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Business continuity after catastrophic medical events: The Joplin Medical Business Continuity Report

Paul K. Carlton Jr, MD, FACS, Dottie Bringle, RN, BSN, MSHSA


On May 22, 2011, The St Johns Mercy Medical Center in Joplin,MO, was destroyed by an F-5 tornado. There were 183 patients in the building at that time in this 367-bed Medical Center. The preparation and response were superbly done and resulted in many lives saved. This report is focused on the reconstitution phase of this disaster response, which includes how to restore business continuity. As 95 percent of our medical capacity resides in the private sector in the United States, we must have a proper plan for how to restore business continuity or face the reality of the medical business failing and not providing critical medical services to the community. A tornado in 2007 destroyed a medical center in Sumter County, GA, and it took more than 365 days to restore business continuity at a cost of $18M. The plan executed by the Mercy Medical System after the disaster in Joplin restored business continuity in 88 days and cost a total of $6.6M, with all assets being reusable. The recommendation from these lessons learned is that every county, state, and Federal Emergency Management Agency region has a plan on the shelf to restore business continuity and the means to be able to do so. The hard work that the State of Missouri and the Mercy Medical System did after this disaster can serve as a model for the nation in how to quickly recover from any loss of medical capability.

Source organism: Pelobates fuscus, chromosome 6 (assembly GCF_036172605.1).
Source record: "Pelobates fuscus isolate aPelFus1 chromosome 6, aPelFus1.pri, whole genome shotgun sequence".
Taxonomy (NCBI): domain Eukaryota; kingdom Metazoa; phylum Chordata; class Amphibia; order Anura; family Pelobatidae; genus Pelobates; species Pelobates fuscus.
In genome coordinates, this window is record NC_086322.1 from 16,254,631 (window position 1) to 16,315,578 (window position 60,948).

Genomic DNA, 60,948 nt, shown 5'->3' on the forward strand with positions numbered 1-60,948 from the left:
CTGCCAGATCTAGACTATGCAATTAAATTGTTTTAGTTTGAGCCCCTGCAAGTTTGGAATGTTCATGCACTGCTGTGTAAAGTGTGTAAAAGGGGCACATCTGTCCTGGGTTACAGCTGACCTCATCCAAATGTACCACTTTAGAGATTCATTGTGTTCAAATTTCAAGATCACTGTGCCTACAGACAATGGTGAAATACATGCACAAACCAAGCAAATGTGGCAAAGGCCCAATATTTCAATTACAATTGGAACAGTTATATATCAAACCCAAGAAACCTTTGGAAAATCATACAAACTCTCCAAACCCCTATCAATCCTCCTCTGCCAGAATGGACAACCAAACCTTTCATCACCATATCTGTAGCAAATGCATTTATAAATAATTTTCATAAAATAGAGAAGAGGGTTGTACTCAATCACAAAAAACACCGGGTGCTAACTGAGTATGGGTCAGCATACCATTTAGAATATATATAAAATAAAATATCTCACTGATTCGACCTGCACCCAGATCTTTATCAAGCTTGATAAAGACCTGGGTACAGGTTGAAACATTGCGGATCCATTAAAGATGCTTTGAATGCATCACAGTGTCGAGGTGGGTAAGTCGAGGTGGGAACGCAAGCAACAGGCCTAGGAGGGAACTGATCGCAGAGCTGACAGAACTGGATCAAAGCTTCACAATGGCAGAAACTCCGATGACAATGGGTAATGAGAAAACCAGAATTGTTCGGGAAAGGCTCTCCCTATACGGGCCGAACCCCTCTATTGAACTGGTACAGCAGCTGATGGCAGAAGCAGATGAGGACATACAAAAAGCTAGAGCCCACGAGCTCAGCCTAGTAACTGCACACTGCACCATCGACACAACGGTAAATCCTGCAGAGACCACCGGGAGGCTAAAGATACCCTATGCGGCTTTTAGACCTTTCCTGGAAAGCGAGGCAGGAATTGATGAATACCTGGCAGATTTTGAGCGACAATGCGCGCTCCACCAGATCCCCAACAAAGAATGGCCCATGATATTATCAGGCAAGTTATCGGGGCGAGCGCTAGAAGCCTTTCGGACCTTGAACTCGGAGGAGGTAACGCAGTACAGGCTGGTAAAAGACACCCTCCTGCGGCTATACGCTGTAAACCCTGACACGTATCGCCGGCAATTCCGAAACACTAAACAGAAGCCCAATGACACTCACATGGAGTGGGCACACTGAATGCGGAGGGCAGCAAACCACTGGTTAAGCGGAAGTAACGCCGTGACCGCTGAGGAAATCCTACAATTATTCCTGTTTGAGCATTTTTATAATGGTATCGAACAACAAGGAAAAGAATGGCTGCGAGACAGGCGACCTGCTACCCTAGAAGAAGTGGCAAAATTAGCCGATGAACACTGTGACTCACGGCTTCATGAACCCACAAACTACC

disaster recovery, reconstitution, business continuity

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Litch B: Building from the ground up: Georgia hospital survives a direct tornado hit. Healthc Exec. 2008; 23(6): 28.

2011 Joplin Tornado. Available at Accessed September 11, 2012.



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